The City Magazine Since 1975

Spring Ahead

October 2014
Spring Ahead
WRITER: 
Plant daffodil bulbs this fall and, in a few months, their cheerful blooms will signal warmer weather to come

With its bright yellow blossoms, the sunny daffodil is a harbinger of spring; its arrival lets us know warmer weather is just around the corner. And that’s not the only reason this member of the genus Narcissus has been a favorite in the Southern landscape for generations—the highly structured blooms also look elegant when cut and brought indoors.

In the garden, these perennial bulbs provide large waves of color when densely planted. Or, nestle them in containers placed at your home’s front entry to welcome guests. Either way, select a site that receives at least six hours of direct light. Well-draining soil is a must to decrease the likelihood of bulb rot. Note that the bulbs contain the natural poison lycorine, so be cautious with curious pets.
 

Daffodil geranium (Narcissus ‘Geranium’)

This fragrant heirloom perennial produces creamy white and orange blooms, approximately three to 20 per stem. Flowers appear in mid to late spring and reach a maximum height of about 16 inches.

Hardiness: Zones 3a-10b
Light: At least six hours of direct sun per day
Soil: Well-draining, sandy loam
Water: Requires weekly watering
Maintain: Divide every three years. Use fertilizer that is specific for bulbs, such as a slow-release 10-10-20.
 

‘Tete-a-Tete’ daffodil (Narcissus ‘Tête-á-Tête’)

On average, this petite, yellow, early bloomer reaches six inches in height and produces approximately two flowers per stem. It is ideal for containers and a great miniature daffodil for forcing.

Hardiness: Zones 4a-11
Light: At least six hours of direct sun per day
Soil: Well-draining, sandy loam
Water: Requires weekly watering
Maintain: Divide as needed every three years. Use fertilizer that is specific for bulbs, such as a slow-release 10-10-20.
 

Queen Anne’s Double Jonquil (Narcissus x odorus ‘Plenus’)

This beautiful early bloomer stands 10 to 12 inches tall with very fragrant and bold yellow double flowers. It’s a reliable perennial and considered a species daffodil, or a wild ancestor of today’s many varieties.

Hardiness: Zones 4a-9b
Light: Ideally at least six hours of direct sun per day
Soil: Well-draining, sandy loam
Water: Requires weekly watering
Maintain: Divide as needed every three years. Use fertilizer that is specific for bulbs, such as a slow-release 10-10-20.

 

How to plant Narcissus bulbs:

Purchase bulbs in the fall from reputable dealers. Healthy bulbs make a difference. They should be fresh, heavy, and plump. The bulb’s main purpose is to store the nutrients that grow that bloom.

Plant them in the fall: October to November or two to four weeks before the first freeze.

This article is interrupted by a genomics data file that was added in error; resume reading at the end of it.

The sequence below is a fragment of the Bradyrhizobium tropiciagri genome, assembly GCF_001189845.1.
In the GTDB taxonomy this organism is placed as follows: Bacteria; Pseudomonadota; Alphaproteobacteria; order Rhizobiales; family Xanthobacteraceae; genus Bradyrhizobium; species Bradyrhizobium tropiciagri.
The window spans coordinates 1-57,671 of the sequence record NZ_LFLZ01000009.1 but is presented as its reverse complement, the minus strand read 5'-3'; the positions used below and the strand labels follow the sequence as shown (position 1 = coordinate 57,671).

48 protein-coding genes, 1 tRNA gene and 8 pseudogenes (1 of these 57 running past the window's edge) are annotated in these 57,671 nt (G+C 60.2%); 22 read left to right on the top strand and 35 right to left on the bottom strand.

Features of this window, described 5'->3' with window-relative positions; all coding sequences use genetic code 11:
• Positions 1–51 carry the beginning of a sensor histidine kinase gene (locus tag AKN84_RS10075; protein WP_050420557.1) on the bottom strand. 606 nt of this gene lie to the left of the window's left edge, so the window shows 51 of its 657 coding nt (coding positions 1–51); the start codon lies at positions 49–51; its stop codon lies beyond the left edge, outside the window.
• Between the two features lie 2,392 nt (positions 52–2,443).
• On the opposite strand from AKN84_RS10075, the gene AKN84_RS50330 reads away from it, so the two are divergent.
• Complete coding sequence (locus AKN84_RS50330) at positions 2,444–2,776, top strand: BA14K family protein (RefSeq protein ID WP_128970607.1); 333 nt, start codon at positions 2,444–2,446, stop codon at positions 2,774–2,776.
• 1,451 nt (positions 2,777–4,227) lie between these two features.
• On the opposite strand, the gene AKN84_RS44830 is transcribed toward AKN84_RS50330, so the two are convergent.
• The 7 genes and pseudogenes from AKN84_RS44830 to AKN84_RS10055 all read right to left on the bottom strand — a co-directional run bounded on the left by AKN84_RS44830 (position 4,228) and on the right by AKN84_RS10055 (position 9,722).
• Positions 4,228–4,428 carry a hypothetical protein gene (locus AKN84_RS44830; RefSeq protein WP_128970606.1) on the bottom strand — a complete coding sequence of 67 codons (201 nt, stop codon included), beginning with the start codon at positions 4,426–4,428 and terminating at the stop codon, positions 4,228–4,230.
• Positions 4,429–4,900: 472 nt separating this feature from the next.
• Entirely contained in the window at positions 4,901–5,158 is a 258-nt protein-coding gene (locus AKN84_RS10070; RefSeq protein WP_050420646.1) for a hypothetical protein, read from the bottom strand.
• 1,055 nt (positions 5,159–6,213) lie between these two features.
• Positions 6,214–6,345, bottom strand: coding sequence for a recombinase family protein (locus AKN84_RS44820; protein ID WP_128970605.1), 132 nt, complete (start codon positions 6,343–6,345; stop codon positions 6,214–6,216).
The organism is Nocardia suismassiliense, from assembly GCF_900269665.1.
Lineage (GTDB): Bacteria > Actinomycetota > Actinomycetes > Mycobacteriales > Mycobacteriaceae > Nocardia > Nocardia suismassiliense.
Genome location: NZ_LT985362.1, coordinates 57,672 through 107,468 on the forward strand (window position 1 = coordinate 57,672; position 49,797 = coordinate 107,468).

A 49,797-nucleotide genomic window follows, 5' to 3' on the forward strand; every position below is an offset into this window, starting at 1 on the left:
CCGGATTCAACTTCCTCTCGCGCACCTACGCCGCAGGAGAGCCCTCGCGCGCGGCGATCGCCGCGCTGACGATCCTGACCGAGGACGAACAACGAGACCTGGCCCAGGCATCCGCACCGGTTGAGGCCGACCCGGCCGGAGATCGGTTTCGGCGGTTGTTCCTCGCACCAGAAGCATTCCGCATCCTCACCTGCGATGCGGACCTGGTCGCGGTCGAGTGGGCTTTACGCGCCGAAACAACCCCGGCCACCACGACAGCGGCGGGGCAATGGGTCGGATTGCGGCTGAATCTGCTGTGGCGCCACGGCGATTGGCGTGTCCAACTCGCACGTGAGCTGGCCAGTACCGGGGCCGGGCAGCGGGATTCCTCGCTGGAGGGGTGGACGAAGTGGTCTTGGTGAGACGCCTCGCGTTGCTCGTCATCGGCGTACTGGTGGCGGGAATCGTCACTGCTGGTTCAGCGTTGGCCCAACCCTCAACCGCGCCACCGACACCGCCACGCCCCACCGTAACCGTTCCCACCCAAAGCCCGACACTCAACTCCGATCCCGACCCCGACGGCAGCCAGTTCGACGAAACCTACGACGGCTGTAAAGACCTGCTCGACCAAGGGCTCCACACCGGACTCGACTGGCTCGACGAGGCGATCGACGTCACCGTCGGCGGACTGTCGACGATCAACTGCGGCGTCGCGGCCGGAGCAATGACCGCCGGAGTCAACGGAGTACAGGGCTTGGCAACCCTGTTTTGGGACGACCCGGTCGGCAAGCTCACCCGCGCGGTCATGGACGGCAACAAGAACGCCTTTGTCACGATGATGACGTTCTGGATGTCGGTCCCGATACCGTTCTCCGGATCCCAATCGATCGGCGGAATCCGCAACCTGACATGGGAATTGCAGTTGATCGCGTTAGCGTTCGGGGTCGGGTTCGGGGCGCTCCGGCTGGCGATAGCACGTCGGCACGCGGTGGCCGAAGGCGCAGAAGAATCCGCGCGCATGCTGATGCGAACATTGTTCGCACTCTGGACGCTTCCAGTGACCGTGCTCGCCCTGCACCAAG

When selecting a location for the bulbs, look for an area that receives at least six hours of direct light. Daffodils and jonquils face the sun much like sunflowers, so place them where you will be able to enjoy them.

Well-draining soil is a must to prevent the likely hood of bulb rot. Plant the bulbs at a depth that is three to four times their width and space them about three inches apart.

Cover the bulbs with a two- to three-inch layer of leaves as mulch to serve as protection and to retain moisture. Once the plants and flowers emerge, deadhead blooms as needed. Once the blooms have faded, leave the foliage until it turns brown. Those green leaves are gathering nutrition to store in the bulb for next seasons bloom.

Bulbs will need to be divided about every three years. They will let you know when it is time. Blooms will appear smaller and less frequent.

Note: Narcissus bulbs contain lycorine. This naturally occurring poison helps keep your bulbs from being eaten by deer, squirrels, and other garden visitors. But be cautious with curious pets!
Also, when using narcissus in a mixed-flower arrangement be sure to condition your flowers (see below) ahead of time. This will help ensure that the other flowers in the arrangement will not wilt from exposure to the lycorine.
Cut flowers will last longer if they are conditioned prior to using in a floral arrangement. To condition flowers, simply remove all the foliage that will be under the water line. Place stems in a clean bucket with floral food to rehydrate for a few hours before usage. Give your flowers a fresh cut while ends are submerged under water. Narcissus should be conditioned separately from other flowers. The lycorine rich sap will stop flowing after about six hours. Once conditioned, the Narcissus stems can then be added to a floral display. Refrain from additional cutting of the stems.

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